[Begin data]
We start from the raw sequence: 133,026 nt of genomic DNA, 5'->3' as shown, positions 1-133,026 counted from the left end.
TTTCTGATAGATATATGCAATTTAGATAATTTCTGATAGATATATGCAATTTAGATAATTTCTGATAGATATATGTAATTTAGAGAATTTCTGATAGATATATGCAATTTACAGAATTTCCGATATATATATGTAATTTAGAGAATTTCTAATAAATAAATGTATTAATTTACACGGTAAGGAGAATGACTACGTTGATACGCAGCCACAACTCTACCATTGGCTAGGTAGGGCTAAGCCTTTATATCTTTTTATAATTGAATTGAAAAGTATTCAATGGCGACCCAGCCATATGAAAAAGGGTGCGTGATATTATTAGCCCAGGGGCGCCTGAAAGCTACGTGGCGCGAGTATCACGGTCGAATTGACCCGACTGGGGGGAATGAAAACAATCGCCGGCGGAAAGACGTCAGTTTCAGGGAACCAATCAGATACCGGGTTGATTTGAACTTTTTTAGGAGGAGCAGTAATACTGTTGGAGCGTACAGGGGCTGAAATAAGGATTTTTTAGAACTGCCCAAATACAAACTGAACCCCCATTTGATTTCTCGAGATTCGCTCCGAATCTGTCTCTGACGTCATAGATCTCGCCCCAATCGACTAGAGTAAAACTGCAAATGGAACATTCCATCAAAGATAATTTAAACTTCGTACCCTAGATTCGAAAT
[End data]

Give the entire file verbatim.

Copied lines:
We start from the raw sequence: 133,026 nt of genomic DNA, 5'->3' as shown, positions 1-133,026 counted from the left end.
TTTCTGATAGATATATGCAATTTAGATAATTTCTGATAGATATATGCAATTTAGATAATTTCTGATAGATATATGTAATTTAGAGAATTTCTGATAGATATATGCAATTTACAGAATTTCCGATATATATATGTAATTTAGAGAATTTCTAATAAATAAATGTATTAATTTACACGGTAAGGAGAATGACTACGTTGATACGCAGCCACAACTCTACCATTGGCTAGGTAGGGCTAAGCCTTTATATCTTTTTATAATTGAATTGAAAAGTATTCAATGGCGACCCAGCCATATGAAAAAGGGTGCGTGATATTATTAGCCCAGGGGCGCCTGAAAGCTACGTGGCGCGAGTATCACGGTCGAATTGACCCGACTGGGGGGAATGAAAACAATCGCCGGCGGAAAGACGTCAGTTTCAGGGAACCAATCAGATACCGGGTTGATTTGAACTTTTTTAGGAGGAGCAGTAATACTGTTGGAGCGTACAGGGGCTGAAATAAGGATTTTTTAGAACTGCCCAAATACAAACTGAACCCCCATTTGATTTCTCGAGATTCGCTCCGAATCTGTCTCTGACGTCATAGATCTCGCCCCAATCGACTAGAGTAAAACTGCAAATGGAACATTCCATCAAAGATAATTTAAACTTCGTACCCTAGATTCGAAAT